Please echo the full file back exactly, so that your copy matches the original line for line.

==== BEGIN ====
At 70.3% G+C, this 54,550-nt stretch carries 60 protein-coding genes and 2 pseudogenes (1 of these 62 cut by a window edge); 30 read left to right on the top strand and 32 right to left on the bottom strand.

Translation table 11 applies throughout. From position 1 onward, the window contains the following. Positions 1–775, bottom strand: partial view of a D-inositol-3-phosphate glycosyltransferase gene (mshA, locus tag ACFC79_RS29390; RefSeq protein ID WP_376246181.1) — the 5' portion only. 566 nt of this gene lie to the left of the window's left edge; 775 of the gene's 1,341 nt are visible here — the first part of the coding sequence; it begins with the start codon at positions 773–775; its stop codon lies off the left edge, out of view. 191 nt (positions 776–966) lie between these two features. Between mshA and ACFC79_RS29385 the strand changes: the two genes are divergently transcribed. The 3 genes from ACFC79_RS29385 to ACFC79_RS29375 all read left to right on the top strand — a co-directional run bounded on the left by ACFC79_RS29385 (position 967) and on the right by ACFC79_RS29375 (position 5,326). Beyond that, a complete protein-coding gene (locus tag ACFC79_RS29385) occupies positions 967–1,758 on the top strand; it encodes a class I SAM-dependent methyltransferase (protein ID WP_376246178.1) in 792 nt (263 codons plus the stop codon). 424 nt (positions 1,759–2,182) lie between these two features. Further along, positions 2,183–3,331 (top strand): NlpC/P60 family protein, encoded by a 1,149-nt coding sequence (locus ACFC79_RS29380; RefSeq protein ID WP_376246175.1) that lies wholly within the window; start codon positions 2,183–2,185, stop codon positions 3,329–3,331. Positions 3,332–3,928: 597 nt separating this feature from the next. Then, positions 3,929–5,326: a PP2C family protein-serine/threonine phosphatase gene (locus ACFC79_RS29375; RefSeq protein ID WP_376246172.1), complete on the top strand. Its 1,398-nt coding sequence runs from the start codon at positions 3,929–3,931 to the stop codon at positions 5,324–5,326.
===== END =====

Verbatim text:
At 70.3% G+C, this 54,550-nt stretch carries 60 protein-coding genes and 2 pseudogenes (1 of these 62 cut by a window edge); 30 read left to right on the top strand and 32 right to left on the bottom strand.

Translation table 11 applies throughout. From position 1 onward, the window contains the following. Positions 1–775, bottom strand: partial view of a D-inositol-3-phosphate glycosyltransferase gene (mshA, locus tag ACFC79_RS29390; RefSeq protein ID WP_376246181.1) — the 5' portion only. 566 nt of this gene lie to the left of the window's left edge; 775 of the gene's 1,341 nt are visible here — the first part of the coding sequence; it begins with the start codon at positions 773–775; its stop codon lies off the left edge, out of view. 191 nt (positions 776–966) lie between these two features. Between mshA and ACFC79_RS29385 the strand changes: the two genes are divergently transcribed. The 3 genes from ACFC79_RS29385 to ACFC79_RS29375 all read left to right on the top strand — a co-directional run bounded on the left by ACFC79_RS29385 (position 967) and on the right by ACFC79_RS29375 (position 5,326). Beyond that, a complete protein-coding gene (locus tag ACFC79_RS29385) occupies positions 967–1,758 on the top strand; it encodes a class I SAM-dependent methyltransferase (protein ID WP_376246178.1) in 792 nt (263 codons plus the stop codon). 424 nt (positions 1,759–2,182) lie between these two features. Further along, positions 2,183–3,331 (top strand): NlpC/P60 family protein, encoded by a 1,149-nt coding sequence (locus ACFC79_RS29380; RefSeq protein ID WP_376246175.1) that lies wholly within the window; start codon positions 2,183–2,185, stop codon positions 3,329–3,331. Positions 3,332–3,928: 597 nt separating this feature from the next. Then, positions 3,929–5,326: a PP2C family protein-serine/threonine phosphatase gene (locus ACFC79_RS29375; RefSeq protein ID WP_376246172.1), complete on the top strand. Its 1,398-nt coding sequence runs from the start codon at positions 3,929–3,931 to the stop codon at positions 5,324–5,326.